Tuesday, January 4, 2011

Celtic Knotwork Bookmark

If you find Teresa Wentzler's larger pieces a bit intimidating or think they might be too time consuming, I highly recommend these Celtic Knotwork Bookmarks. They require lots of 3/4 stitches and plenty of thread blending, which will give you a feel for what it's like to tackle one of Wentzler's larger designs.

I saw a set of these stitched and displayed at an art show during V-Con, Vancouver's science fiction and fantasy convention, many years ago and have been interested in making them ever since. I'm going to put together a couple more soon, but I started with this design because it has always been my favourite. The other celtic knotwork bookmarks I make will likely turn into gifts for friends and family. This one I'm keeping for myself.

This was stitched on some 32 count cream belfast linen that I had left over from the Octavio Ocampo pictures I stitched. I'm not sure exactly how long I worked on the bookmark, but I'd say it was about 2 weeks of stitching fairly regularly for a couple hours a day.

The Celtic Knotwork pattern is out of print now, but you can get it as a download from PatternsOnline. I'm still disappointed that PatternsOnline's downloads are only available to PC users. Hopefully if you're an avid Mac users you at least know someone with a PC who can download and print patterns for you, even if they don't understand your obsession with cross stitching.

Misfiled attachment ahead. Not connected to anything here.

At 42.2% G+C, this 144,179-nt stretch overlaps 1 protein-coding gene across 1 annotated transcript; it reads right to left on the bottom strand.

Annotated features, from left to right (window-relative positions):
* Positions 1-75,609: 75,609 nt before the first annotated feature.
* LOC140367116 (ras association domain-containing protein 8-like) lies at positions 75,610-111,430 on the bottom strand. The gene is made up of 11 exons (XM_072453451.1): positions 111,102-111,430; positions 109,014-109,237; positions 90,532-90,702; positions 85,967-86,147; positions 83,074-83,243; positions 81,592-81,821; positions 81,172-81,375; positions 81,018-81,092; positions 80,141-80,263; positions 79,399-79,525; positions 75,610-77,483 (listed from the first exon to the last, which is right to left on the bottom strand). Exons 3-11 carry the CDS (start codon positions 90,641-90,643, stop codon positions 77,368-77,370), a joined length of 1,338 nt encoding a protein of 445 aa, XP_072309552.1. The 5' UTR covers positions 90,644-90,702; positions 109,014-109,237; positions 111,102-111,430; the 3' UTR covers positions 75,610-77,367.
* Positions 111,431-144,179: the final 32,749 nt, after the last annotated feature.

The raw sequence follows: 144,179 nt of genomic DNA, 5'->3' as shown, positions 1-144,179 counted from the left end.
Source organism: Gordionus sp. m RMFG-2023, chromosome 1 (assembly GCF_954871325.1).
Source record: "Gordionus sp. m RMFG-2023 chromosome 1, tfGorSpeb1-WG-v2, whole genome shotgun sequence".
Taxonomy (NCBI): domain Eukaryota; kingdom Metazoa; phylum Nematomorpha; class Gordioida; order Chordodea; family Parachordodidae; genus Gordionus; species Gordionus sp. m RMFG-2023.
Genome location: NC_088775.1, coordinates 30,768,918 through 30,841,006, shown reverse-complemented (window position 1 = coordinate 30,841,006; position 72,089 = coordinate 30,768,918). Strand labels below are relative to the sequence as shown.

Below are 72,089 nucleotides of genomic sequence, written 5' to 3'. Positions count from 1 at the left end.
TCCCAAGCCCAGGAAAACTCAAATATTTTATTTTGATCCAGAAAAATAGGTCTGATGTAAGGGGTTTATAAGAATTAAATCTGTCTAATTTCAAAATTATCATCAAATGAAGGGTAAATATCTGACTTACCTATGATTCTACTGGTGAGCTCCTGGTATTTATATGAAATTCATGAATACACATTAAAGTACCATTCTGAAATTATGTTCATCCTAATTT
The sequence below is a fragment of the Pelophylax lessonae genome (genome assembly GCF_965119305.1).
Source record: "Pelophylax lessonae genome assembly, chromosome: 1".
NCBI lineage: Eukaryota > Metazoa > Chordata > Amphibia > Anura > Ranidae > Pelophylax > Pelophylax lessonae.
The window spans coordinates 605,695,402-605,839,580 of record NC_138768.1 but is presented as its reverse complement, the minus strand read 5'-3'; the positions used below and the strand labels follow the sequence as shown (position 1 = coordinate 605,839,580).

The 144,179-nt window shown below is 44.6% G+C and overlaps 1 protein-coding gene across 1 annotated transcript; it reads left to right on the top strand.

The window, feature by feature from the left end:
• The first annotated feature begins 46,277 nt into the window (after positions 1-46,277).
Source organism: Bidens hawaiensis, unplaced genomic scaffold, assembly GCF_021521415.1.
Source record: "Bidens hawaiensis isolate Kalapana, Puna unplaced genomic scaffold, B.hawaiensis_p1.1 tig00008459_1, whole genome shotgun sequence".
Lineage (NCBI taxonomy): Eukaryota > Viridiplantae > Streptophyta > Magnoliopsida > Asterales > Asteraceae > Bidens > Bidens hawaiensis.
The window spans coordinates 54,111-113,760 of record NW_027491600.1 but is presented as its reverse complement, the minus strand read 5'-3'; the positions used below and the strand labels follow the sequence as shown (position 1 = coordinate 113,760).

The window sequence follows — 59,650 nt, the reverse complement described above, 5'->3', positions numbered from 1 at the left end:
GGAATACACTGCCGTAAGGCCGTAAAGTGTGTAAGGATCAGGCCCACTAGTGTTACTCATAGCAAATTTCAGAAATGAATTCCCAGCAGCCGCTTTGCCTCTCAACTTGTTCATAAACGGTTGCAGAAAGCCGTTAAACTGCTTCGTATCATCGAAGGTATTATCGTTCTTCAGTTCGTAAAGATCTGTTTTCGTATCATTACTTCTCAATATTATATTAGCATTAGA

As always the lighting in our house makes it hard to take pictures that capture the true colours of the piece. I would say these last three close up shots most accurately depict the colours, although they are a touch yellower than the actual piece.

Monday, January 3, 2011

Crochet Ammonite Scarf

In my head I've just been thinking of this one as the circle scarf. It's actually called the Ammonite Scarf and it was designed by Ellen Gormley. I found the pattern in the October 2010 issue of Inside Crochet.

I stitched this one for the boyfriend's mom for Christmas, so it was one of those projects that I couldn't put up on the blog until after the holidays.

Unfortunately I seem to have misplaced the tags from the yarn, or I would be able to tell you exactly what it's made from. I know it was a Super 10 Cotton and I am fairly certain the shade is Periwinkle, but I could be wrong about that.

The design of the pattern is composed of horizontal circle motifs that are stitched together as you go. I'm not normally a fan of projects that involve motifs, but the fact that you work these ones in as you go, rather than having to stitch them all together at the end, made it much more enjoyable. Of course that doesn't mean there weren't dozens of lose yarn tails to sew in at the end, there were! Still, I was really drawn to the unique design, which makes for a lacy scarf, but doesn't look too traditional.